The Sire's Progeny Records
Maxine Kinne

Do you remember everything each of your bucks produced last spring? How about the year before? Five years ago? No, I didn't think so. Memory only stretches so far back for trivia like this. We tend to selectively remember the best and forget the rest. 

A good breeding plan includes production records, and lots of them, on both your does and bucks. So where do we start? With an empty sheet of paper and a ruler.

Each buck should have a reproduction chart for recording the information you want to collect. Record the name and color of each doe he breeds, her breeding and due dates, the number and genders of the offspring produced for each breeding, and any defects the offspring have. Later on, you may want to add some of the information to the offspring records, like production or show awards.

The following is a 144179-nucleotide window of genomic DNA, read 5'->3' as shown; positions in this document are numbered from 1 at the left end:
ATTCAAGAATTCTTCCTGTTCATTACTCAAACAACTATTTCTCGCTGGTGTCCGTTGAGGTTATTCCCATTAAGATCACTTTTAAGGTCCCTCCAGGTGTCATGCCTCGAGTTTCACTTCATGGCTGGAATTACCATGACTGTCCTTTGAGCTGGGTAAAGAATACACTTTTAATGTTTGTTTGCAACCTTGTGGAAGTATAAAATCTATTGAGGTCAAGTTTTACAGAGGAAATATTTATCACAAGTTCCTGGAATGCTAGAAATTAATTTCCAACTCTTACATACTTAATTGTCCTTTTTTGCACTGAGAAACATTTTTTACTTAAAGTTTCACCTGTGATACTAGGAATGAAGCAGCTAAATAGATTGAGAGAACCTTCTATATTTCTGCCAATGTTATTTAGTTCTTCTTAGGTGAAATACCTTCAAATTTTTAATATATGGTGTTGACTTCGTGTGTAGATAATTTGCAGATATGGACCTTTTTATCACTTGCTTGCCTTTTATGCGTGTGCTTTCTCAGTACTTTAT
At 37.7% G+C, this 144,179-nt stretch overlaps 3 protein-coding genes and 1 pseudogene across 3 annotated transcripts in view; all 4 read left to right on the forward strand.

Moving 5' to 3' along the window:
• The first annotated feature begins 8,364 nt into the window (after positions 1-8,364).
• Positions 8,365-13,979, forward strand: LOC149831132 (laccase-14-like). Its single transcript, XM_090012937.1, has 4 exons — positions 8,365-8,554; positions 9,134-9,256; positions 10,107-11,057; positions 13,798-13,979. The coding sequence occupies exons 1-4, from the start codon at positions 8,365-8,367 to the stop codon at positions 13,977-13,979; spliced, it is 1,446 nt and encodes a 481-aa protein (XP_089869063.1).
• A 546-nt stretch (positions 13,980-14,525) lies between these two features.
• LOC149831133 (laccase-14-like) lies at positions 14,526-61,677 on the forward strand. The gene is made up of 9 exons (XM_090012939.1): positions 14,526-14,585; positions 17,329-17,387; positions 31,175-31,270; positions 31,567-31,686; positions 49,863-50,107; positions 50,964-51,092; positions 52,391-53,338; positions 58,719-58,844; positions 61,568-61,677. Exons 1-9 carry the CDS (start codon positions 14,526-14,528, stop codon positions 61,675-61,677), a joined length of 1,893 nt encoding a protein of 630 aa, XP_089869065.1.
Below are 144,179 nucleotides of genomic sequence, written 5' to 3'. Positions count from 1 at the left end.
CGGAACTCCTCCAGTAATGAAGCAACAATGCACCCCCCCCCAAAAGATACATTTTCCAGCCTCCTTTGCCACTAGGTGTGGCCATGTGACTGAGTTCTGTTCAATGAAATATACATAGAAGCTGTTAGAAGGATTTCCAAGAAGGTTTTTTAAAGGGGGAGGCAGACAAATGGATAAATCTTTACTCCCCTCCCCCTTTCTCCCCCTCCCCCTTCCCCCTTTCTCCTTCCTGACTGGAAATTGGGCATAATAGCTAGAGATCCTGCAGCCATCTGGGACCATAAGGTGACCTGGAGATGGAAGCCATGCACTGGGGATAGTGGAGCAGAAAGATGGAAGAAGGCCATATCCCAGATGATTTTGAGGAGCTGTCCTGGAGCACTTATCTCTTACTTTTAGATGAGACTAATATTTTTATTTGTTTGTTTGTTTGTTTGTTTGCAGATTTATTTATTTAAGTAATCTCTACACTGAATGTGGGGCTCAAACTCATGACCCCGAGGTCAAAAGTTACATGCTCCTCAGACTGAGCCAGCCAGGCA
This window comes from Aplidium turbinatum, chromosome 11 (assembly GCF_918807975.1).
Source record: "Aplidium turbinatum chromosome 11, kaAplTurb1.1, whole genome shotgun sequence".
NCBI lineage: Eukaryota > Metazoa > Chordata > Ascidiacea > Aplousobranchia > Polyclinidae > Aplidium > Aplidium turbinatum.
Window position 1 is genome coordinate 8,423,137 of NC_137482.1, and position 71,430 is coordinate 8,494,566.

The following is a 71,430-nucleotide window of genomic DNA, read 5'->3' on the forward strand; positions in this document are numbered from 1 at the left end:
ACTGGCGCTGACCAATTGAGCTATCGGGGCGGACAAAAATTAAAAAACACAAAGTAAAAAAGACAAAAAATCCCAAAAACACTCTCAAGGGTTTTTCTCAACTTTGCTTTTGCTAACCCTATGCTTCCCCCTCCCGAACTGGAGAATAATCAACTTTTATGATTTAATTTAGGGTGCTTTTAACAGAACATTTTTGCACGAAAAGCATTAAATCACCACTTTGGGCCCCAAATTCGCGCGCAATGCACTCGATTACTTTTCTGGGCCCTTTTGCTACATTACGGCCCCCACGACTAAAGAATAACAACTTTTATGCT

If you offer buck service, keep information about all outside breedings. What my bucks have produced with similar and different bloodlines has reaped information nearly as useful as for my own herd, in terms of knowing how they cross with a variety of bloodlines. Comparing your own and outside breedings can be quite surprising - sometimes good and sometimes not. But at least you'll know.. For outside breedings, you'll need the same information listed above in addition to the customer's name, phone number and the price of the service fee.

As you accumulate information on each buck, his records will speak for him. In time, he will show himself to be superior, average or just not worth using any more.

Related Reading

Make Recordkeeping Work For You


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